Skin Care

13 Tips for Preventing and Treating Maskne (Mask Acne)

July 21, 2021
mask acne

During the COVID-19 pandemic, masks became part of our regular routine as they were required in most public places. The primary reason for wearing a mask was to help reduce the spread of COVID-19, but even after people got vaccinated some continued wearing masks because it also helps prevent the spread of other illnesses such as the flu. Beyond reducing the spread of viruses, other reasons people continue to wear masks include helping with allergies, reducing the need for makeup, or simply as a means of expression through the mask design much like with clothing and accessories.

While masks definitely have their benefits, they also come with one unfortunate consequence: mask acne or maskne. Masks, especially reusable fabric ones, trap oil, bacteria, and dead skin and then rub up against your face, clogging pores and irritating follicles which causes mask acne. Even if you’re wearing a clean mask every day, maskne is inevitable. 

If you plan on continuing to wear a mask, learn everything you need to know about mask acne including prevention and treatment tips.

What is maskne?

Maskne is acne around the mouth, chin, and cheeks that is specifically caused by wearing a mask. The term is an umbrella that can refer to acne (clogged pores), rosacea (a skin condition that causes redness and pimples), contact dermatitis (a sensitive reaction to the mask itself), or folliculitis (infected hair follicles). If you already had any of these conditions, the friction and buildup of substances can provoke a flare up. On the other hand, if you previously experienced clear skin (lucky you!), the addition of a physical barrier against your face can spark new skin issues. 

What causes maskne?

Maskne is caused by, of course, wearing a mask. Depending on which issue you have, though, the causes may vary. True acne is caused by clogged pores, which means the oils, bacteria, and dead skin that naturally occur are being trapped against the skin. Rosacea can flare up for a number of reasons, one of them being heat. Contact dermatitis could be a reaction to your laundry detergent or even the fabric of the mask itself, and folliculitis is caused by bacteria infecting the hair follicles.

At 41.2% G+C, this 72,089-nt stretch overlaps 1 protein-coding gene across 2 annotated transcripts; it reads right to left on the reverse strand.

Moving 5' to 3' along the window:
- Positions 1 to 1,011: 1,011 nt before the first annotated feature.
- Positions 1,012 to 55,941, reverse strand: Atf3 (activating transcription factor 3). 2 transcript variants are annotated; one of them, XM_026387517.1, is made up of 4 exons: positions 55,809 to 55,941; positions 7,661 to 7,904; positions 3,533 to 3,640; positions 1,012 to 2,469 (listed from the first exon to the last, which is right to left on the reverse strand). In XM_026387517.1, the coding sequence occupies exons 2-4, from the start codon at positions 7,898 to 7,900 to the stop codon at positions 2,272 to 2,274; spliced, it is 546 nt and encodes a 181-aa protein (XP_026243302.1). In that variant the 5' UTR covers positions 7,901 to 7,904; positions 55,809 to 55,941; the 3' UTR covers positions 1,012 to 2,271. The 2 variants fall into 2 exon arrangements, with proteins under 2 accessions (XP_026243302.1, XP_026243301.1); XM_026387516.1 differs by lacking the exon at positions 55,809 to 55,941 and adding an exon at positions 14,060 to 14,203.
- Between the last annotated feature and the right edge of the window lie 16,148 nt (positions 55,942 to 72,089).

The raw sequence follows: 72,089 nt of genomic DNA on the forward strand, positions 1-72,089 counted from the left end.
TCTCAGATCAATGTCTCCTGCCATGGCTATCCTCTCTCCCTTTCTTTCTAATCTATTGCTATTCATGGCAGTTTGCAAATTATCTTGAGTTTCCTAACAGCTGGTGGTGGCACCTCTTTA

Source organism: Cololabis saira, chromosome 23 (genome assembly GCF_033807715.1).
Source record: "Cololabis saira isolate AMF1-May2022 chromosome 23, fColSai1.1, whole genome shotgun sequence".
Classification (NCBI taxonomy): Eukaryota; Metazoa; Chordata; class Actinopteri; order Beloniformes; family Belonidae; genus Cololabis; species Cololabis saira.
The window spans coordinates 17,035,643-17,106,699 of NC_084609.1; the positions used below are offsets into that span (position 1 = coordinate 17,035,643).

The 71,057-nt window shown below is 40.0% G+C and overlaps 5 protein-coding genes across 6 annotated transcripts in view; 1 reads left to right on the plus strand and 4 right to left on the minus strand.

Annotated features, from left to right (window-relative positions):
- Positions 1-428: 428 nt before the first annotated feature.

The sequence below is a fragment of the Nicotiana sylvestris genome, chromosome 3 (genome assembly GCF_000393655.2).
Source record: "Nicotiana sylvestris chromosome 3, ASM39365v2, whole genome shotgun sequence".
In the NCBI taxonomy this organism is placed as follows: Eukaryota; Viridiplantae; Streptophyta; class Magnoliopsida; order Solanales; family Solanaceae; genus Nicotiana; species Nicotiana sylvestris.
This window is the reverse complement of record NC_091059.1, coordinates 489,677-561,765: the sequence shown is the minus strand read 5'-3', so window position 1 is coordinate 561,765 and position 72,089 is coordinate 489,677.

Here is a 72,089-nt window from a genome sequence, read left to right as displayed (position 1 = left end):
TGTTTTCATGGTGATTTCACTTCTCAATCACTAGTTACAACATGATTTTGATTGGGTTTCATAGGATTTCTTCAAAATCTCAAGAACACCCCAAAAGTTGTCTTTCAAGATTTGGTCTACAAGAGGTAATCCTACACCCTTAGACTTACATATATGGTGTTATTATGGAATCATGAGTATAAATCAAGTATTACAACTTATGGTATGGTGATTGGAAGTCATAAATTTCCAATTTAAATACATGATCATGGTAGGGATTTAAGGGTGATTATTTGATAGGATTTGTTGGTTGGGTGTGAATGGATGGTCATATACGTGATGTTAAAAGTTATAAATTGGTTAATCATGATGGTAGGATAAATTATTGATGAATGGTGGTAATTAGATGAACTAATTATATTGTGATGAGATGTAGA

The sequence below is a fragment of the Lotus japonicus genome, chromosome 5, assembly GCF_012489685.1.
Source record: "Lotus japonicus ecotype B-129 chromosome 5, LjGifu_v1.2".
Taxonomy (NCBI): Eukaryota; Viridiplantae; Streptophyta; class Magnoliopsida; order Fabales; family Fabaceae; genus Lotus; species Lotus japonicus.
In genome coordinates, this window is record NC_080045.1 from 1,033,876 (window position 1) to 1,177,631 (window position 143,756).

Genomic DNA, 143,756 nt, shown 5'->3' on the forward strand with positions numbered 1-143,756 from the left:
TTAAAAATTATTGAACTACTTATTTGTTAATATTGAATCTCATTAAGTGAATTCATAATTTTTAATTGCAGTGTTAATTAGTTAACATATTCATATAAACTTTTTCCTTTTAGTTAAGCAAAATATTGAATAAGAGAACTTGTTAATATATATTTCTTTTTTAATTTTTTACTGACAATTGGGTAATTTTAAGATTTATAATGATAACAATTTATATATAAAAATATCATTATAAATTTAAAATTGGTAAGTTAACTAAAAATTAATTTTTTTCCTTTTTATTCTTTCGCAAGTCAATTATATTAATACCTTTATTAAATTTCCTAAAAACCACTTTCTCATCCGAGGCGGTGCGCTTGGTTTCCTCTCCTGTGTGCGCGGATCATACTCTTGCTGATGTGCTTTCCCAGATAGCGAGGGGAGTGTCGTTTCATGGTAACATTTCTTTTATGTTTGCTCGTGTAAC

How to prevent maskne

The easiest way to tackle any skincare issue is to prevent it before it happens, so here are some tips for preventing mask acne:

  • Wash your face before donning your mask so that there’s less oils, bacteria, and skin cells to collect.
  • Moisturize before you mask up to soften the skin and reduce friction.
  • Skip the makeup! Odds are it’ll get rubbed off onto the mask anyway, so embrace the chance to go au natural.
  • Keep your mask clean by washing after every use with a fragrance-free soap or detergent, which will help with bacteria buildup and reduce the chance of irritation.
  • Use a mask made of natural, soft fabric like cotton or silk; synthetics like nylon or rayon can be too abrasive for the face.
  • Make sure your mask fits well! It should cover the nose and mouth snugly, but not too tight which causes extra friction and irritates the skin.

How to treat maskne

If you’re looking for a solution, here are some mask acne treatment tips:

  • Wash your face regularly with a gentle cleanser–definitely at the beginning or end of the day, but if you get particularly sweaty, another quick rinse will help keep things fresh.
  • Supplement your skincare routine with clarifying treatments like benzoyl peroxide or salicylic acid.
  • If your skin feels tender and irritated, cortisone cream and moisturizer with ceramides will soothe and protect your skin.
  • A topical antibiotic cream can help prevent infections: dermatologists recommend applying before you put on your mask.
  • Consider switching to disposable masks until your breakouts subside, to ensure that you’re starting with a clean slate every time you mask up.
  • If you’re sticking with fabric masks, try to swap out for a fresh one midday.
  • Wash your hands before handling the mask to reduce the transfer of oils and bacteria.

If none of the above helps treat your mask acne, consult your dermatologist for a stronger treatment, such as a prescription-strength antibiotic. Additionally, you should consider getting regular facial treatments to help exfoliate and refresh your skin. If you’re interested in getting a facial, check out the wide array of options available at your local milk + honey spa and book an appointment today!

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